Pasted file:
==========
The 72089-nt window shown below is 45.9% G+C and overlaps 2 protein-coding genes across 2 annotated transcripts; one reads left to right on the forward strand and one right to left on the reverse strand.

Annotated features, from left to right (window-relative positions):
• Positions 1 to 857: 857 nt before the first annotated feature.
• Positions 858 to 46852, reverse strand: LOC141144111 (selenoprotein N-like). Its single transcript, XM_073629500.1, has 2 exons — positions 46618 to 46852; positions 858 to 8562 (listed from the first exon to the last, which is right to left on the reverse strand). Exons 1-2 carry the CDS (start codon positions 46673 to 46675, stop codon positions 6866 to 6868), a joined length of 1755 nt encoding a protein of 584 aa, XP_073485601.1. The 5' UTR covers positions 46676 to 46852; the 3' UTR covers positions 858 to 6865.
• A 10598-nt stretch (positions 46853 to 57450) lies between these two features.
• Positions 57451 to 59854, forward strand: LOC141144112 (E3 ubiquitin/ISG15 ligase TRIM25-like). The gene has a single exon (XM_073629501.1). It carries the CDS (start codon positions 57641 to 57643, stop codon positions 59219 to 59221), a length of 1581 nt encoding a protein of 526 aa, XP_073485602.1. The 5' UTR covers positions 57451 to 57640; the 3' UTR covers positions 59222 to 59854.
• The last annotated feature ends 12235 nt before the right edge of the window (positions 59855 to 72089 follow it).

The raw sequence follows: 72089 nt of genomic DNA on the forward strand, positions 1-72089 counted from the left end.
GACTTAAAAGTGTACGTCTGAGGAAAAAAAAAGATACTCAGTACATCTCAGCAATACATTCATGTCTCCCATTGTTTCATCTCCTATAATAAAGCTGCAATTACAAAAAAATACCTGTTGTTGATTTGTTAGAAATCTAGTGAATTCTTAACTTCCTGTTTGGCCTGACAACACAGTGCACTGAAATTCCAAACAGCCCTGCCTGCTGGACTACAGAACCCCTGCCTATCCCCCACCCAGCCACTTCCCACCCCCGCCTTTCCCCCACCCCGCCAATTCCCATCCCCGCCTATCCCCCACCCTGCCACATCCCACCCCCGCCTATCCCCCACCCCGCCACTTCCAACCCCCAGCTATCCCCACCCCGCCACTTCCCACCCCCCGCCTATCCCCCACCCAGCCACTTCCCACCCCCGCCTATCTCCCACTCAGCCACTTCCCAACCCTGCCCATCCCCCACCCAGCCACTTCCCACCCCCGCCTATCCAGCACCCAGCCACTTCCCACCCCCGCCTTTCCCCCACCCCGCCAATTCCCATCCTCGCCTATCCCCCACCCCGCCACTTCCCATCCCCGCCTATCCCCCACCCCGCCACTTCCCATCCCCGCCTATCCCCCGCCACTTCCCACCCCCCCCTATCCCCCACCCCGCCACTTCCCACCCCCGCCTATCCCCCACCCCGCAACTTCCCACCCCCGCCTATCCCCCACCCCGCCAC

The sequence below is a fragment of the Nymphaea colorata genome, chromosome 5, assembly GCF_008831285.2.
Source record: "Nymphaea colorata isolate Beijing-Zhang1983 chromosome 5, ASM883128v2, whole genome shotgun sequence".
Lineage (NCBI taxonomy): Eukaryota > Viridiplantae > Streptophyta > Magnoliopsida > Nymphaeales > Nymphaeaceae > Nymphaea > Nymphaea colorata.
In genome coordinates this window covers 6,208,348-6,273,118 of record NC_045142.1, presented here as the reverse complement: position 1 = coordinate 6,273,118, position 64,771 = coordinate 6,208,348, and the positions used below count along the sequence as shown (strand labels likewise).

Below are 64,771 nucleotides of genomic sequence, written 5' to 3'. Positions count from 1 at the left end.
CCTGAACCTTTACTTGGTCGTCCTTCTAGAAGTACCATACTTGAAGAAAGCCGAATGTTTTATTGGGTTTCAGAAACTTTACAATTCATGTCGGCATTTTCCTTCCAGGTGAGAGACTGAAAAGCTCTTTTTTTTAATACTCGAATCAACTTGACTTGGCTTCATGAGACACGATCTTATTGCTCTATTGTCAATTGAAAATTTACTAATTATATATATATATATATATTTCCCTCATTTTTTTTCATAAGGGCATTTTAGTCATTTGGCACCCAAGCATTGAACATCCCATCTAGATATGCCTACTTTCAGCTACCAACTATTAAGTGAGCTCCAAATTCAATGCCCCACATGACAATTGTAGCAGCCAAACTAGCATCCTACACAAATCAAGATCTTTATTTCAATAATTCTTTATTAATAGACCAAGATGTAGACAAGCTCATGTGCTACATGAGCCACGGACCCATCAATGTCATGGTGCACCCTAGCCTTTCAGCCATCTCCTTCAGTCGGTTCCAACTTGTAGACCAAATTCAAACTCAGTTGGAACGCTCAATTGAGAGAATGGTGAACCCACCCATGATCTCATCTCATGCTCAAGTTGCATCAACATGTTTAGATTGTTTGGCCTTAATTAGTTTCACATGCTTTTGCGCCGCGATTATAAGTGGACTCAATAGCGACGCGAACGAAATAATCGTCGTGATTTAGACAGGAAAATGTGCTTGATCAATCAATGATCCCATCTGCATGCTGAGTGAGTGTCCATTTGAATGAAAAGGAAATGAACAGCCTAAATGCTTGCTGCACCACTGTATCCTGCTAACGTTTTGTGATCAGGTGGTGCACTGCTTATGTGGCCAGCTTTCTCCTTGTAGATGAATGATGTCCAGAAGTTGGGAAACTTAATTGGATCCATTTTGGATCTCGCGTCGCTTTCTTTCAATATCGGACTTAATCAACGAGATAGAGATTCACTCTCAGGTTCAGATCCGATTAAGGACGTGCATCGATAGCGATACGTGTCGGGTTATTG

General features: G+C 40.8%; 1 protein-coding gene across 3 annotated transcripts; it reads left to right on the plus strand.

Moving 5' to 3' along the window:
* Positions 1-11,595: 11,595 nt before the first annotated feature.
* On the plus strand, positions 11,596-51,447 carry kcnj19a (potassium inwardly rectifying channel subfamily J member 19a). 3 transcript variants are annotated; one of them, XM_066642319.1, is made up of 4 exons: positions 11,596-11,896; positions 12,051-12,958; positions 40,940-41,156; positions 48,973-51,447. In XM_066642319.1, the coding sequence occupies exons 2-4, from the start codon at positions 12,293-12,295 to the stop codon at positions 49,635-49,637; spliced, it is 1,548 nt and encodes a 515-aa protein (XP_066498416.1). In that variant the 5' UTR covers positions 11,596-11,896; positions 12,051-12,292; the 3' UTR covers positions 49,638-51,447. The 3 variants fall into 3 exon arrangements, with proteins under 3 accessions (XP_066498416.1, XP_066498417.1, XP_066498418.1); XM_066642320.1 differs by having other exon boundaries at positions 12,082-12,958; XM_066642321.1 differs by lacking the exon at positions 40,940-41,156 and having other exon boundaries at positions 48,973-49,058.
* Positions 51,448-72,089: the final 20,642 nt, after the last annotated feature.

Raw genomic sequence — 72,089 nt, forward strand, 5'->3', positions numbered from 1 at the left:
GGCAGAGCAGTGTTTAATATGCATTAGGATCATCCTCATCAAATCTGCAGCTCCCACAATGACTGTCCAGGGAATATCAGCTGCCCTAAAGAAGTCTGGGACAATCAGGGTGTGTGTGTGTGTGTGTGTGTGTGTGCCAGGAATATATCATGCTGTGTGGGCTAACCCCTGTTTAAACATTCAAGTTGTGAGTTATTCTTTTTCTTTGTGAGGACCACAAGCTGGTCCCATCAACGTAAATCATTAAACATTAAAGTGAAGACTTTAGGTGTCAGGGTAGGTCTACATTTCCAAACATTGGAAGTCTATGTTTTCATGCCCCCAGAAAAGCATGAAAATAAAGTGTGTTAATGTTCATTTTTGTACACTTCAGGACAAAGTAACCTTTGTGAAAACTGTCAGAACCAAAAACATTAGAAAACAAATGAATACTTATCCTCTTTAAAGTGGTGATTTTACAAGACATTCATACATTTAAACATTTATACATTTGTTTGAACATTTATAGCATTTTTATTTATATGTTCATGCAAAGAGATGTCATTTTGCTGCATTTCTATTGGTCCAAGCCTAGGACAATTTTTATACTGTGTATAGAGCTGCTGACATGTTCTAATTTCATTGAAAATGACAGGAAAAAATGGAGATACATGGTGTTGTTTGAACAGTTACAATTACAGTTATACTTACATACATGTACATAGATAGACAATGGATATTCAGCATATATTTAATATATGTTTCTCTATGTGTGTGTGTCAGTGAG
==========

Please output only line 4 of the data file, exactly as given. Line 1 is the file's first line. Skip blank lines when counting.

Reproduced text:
• Positions 858 to 46852, reverse strand: LOC141144111 (selenoprotein N-like). Its single transcript, XM_073629500.1, has 2 exons — positions 46618 to 46852; positions 858 to 8562 (listed from the first exon to the last, which is right to left on the reverse strand). Exons 1-2 carry the CDS (start codon positions 46673 to 46675, stop codon positions 6866 to 6868), a joined length of 1755 nt encoding a protein of 584 aa, XP_073485601.1. The 5' UTR covers positions 46676 to 46852; the 3' UTR covers positions 858 to 6865.